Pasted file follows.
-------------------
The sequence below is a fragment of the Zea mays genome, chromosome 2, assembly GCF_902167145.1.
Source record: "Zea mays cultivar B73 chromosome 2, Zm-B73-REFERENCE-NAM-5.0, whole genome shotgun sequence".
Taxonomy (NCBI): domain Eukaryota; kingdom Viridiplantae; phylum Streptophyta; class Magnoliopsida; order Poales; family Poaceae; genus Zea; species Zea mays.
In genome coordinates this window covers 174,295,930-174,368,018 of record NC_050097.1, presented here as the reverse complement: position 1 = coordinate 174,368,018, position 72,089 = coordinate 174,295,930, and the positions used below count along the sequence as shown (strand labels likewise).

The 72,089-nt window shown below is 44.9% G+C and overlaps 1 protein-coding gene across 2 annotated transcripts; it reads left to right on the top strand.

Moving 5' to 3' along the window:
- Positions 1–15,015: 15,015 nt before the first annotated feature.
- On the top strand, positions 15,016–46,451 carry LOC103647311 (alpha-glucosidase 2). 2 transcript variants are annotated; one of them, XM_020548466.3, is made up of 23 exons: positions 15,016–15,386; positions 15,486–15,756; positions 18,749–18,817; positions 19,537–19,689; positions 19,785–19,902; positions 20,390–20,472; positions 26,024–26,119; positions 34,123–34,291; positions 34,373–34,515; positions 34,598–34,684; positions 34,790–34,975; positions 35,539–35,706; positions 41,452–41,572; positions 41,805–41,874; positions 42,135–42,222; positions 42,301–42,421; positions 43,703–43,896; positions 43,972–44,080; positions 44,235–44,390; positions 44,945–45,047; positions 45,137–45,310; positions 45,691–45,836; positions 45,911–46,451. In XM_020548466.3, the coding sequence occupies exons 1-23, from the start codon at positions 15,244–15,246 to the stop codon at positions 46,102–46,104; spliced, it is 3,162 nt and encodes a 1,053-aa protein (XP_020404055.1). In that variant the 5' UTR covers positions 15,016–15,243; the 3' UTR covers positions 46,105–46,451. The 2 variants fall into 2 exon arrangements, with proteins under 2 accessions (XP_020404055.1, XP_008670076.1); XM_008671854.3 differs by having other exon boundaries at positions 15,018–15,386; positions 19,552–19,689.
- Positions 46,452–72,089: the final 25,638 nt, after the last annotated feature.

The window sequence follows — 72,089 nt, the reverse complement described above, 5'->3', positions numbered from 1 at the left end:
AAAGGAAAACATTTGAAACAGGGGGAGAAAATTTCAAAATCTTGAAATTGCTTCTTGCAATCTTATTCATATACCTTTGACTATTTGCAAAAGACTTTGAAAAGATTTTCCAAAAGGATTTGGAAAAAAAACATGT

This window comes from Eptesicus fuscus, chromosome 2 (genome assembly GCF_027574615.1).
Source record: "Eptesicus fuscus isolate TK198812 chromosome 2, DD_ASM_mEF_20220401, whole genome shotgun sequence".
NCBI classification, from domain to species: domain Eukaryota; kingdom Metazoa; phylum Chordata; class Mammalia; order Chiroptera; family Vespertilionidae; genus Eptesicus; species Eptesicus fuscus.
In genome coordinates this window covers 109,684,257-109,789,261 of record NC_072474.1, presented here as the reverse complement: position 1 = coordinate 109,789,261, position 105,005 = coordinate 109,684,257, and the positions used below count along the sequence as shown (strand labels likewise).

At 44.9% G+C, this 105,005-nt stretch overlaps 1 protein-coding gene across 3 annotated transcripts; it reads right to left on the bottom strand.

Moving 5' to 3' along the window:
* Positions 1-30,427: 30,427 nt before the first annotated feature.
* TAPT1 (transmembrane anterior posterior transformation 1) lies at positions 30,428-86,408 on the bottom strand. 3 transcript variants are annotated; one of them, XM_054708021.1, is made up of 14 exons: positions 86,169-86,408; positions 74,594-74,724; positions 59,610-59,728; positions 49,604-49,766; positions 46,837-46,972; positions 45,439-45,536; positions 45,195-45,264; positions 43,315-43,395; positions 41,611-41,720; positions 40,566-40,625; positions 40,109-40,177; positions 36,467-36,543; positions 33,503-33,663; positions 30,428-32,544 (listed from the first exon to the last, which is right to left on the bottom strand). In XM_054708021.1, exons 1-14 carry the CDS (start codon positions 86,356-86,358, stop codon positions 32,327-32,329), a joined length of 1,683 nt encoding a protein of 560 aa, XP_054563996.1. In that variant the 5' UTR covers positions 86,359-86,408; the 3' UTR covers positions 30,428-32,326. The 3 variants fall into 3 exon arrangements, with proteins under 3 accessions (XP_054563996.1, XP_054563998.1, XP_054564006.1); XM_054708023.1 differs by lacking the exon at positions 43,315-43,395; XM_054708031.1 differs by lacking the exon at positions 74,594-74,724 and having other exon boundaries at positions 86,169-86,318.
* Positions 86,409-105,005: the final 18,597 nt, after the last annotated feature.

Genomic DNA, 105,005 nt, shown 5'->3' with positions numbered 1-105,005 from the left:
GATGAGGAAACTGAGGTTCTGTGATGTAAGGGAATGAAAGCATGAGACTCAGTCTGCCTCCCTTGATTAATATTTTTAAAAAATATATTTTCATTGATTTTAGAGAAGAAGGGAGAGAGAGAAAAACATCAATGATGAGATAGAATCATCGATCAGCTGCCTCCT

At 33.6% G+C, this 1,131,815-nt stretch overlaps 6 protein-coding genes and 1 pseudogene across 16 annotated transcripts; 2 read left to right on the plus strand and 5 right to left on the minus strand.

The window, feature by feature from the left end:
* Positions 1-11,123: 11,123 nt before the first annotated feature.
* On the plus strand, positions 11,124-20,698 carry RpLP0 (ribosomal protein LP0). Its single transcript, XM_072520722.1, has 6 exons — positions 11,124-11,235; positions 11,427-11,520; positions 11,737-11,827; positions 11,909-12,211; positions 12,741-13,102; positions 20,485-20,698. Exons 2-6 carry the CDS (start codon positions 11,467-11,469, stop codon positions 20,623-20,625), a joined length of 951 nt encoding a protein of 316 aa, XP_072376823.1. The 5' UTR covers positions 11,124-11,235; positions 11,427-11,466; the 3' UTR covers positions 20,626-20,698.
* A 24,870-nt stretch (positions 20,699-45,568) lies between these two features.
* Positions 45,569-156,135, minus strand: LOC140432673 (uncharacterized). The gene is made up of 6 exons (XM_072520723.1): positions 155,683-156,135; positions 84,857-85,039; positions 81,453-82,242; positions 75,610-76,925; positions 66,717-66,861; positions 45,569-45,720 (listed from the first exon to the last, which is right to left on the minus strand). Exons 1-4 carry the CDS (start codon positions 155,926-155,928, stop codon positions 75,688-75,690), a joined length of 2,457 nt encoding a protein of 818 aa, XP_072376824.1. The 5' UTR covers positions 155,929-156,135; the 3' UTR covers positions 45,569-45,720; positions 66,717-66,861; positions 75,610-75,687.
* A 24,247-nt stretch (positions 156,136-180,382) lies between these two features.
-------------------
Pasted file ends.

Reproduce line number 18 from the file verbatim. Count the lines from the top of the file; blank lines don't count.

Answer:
* Positions 1-30,427: 30,427 nt before the first annotated feature.